It’s sun versus cloud time. Sunny weather brings out the tricos ad hoppers. Clouds and rain bring out the Mahoganies, BWO’s and Hecubas. October caddis are active as well. Don’t be afraid to run a longer, finer leader in the low, clear water. The bigger fish are starting to move more, and are susceptible to a well placed streamer. Small droppers are working well if the surface action isn’t what you’re looking for
While the tricos hatch, or the BWO’s and Mahoganies, we’re waiting for the streamer fishing to really get hot. Maybe a few more cold nights will jumpstart the big fish eating little fish cycle. As always, the hatches are localized, but when you find them, they’re good. October caddis are starting to appear in numbers, which is always fun. The inner tubers are mostly gone, so the lower section is back and fishing well.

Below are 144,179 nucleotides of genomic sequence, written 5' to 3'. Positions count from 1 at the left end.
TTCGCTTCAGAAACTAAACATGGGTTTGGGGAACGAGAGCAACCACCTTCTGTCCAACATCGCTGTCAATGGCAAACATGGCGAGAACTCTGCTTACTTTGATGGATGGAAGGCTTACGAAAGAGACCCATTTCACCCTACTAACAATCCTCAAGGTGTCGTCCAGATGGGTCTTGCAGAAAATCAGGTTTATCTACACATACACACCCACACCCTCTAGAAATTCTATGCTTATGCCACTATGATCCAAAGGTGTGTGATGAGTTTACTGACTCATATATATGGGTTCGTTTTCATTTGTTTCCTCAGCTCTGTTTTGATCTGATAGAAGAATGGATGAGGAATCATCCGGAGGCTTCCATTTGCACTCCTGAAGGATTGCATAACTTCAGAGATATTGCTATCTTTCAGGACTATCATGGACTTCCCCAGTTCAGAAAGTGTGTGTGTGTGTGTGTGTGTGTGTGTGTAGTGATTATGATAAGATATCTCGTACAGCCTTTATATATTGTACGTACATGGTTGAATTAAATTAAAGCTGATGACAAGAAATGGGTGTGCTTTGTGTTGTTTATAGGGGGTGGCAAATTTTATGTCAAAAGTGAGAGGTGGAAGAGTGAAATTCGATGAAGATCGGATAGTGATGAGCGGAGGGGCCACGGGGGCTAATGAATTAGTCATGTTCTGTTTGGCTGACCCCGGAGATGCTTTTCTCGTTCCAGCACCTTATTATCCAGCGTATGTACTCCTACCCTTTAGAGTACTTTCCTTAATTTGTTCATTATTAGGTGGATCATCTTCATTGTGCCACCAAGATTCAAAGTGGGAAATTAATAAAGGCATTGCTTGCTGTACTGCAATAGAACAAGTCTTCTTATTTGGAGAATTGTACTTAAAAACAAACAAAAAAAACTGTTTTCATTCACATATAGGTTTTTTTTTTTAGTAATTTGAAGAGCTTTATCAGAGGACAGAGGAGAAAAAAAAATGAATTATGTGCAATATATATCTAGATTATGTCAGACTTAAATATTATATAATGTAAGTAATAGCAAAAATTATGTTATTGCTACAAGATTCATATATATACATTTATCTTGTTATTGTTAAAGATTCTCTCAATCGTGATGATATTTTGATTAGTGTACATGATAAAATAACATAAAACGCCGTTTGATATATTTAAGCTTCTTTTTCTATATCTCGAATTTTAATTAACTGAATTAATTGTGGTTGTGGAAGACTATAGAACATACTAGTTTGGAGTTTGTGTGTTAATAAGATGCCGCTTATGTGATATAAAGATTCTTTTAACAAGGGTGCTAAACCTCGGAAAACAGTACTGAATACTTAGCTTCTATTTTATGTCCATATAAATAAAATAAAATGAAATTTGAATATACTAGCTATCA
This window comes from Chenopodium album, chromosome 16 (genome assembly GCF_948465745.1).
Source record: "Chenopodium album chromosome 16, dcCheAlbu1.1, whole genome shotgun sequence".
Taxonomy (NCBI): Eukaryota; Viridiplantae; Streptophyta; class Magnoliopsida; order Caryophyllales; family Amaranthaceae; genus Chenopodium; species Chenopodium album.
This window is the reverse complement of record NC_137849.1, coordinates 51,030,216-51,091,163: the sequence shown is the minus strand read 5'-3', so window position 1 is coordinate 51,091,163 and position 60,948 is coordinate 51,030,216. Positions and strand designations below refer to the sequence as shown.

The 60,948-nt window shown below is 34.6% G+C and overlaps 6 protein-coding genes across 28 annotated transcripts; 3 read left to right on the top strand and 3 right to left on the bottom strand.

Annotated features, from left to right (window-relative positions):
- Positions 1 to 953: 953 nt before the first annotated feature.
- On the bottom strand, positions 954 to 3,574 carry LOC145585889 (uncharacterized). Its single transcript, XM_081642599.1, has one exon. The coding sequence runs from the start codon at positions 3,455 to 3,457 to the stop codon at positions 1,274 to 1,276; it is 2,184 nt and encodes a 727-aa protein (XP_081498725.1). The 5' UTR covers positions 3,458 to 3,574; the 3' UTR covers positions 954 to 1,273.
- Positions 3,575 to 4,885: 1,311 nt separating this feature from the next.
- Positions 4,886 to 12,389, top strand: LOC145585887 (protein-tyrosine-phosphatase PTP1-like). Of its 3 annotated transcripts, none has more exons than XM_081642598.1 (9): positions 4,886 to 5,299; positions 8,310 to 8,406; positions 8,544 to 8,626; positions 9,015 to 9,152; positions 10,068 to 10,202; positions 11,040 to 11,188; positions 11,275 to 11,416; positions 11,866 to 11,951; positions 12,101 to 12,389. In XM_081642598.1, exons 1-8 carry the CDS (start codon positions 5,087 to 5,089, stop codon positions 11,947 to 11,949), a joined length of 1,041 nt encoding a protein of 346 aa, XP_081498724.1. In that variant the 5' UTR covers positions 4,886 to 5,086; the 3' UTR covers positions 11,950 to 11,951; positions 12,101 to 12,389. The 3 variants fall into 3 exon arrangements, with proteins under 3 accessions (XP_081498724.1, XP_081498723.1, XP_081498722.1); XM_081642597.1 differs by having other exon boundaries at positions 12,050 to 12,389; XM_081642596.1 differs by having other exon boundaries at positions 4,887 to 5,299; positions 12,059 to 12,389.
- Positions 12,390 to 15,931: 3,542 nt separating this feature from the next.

Starting to round into shape. Fish are podding up, and focusing on the hatches. Be ready for hatch overlap, where a double dry rig will let you double your chances during multiple hatches. We’re seeing tricos in the sun, BWO’s, Mahoganies and Hecubas in the clouds. Not as much streamer fishing yet, but for the intrepid big fly thrower, the biggest fish are looking. It just won’t be veryt hot at the moment. Small and medium size droppers are working, including the rubberlegs. Fishing well right now.
Like all the other rivers, tricos in the sun, BWO’s and Mahoganies in the clouds. October Caddis are being seen, but not as many as we hoped. That will change rapidly. Bigger fish are moving out of their summer lies, and becoming more accessible. Fishing well along the length. Again, the window of opportunity is shrinking. You can safely start fishing later and ending earlier without missing much. Make sure you have your nymphs. Still great nymphing up here.
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